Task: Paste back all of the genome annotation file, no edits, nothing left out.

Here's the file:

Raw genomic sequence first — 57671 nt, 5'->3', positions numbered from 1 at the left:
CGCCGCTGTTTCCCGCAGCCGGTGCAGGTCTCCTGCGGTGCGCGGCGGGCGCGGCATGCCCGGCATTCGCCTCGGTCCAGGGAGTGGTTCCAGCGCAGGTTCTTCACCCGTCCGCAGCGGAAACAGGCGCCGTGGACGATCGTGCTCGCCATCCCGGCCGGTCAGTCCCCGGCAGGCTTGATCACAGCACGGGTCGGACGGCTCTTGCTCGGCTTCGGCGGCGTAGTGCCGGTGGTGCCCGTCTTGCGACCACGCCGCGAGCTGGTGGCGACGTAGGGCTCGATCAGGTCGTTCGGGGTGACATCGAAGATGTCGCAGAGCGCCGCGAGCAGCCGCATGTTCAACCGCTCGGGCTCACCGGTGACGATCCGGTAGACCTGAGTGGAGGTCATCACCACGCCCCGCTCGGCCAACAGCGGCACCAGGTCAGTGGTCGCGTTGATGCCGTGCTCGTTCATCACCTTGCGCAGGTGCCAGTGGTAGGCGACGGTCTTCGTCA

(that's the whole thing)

Raw genomic sequence first — 57671 nt, 5'->3', positions numbered from 1 at the left:
CGCCGCTGTTTCCCGCAGCCGGTGCAGGTCTCCTGCGGTGCGCGGCGGGCGCGGCATGCCCGGCATTCGCCTCGGTCCAGGGAGTGGTTCCAGCGCAGGTTCTTCACCCGTCCGCAGCGGAAACAGGCGCCGTGGACGATCGTGCTCGCCATCCCGGCCGGTCAGTCCCCGGCAGGCTTGATCACAGCACGGGTCGGACGGCTCTTGCTCGGCTTCGGCGGCGTAGTGCCGGTGGTGCCCGTCTTGCGACCACGCCGCGAGCTGGTGGCGACGTAGGGCTCGATCAGGTCGTTCGGGGTGACATCGAAGATGTCGCAGAGCGCCGCGAGCAGCCGCATGTTCAACCGCTCGGGCTCACCGGTGACGATCCGGTAGACCTGAGTGGAGGTCATCACCACGCCCCGCTCGGCCAACAGCGGCACCAGGTCAGTGGTCGCGTTGATGCCGTGCTCGTTCATCACCTTGCGCAGGTGCCAGTGGTAGGCGACGGTCTTCGTCA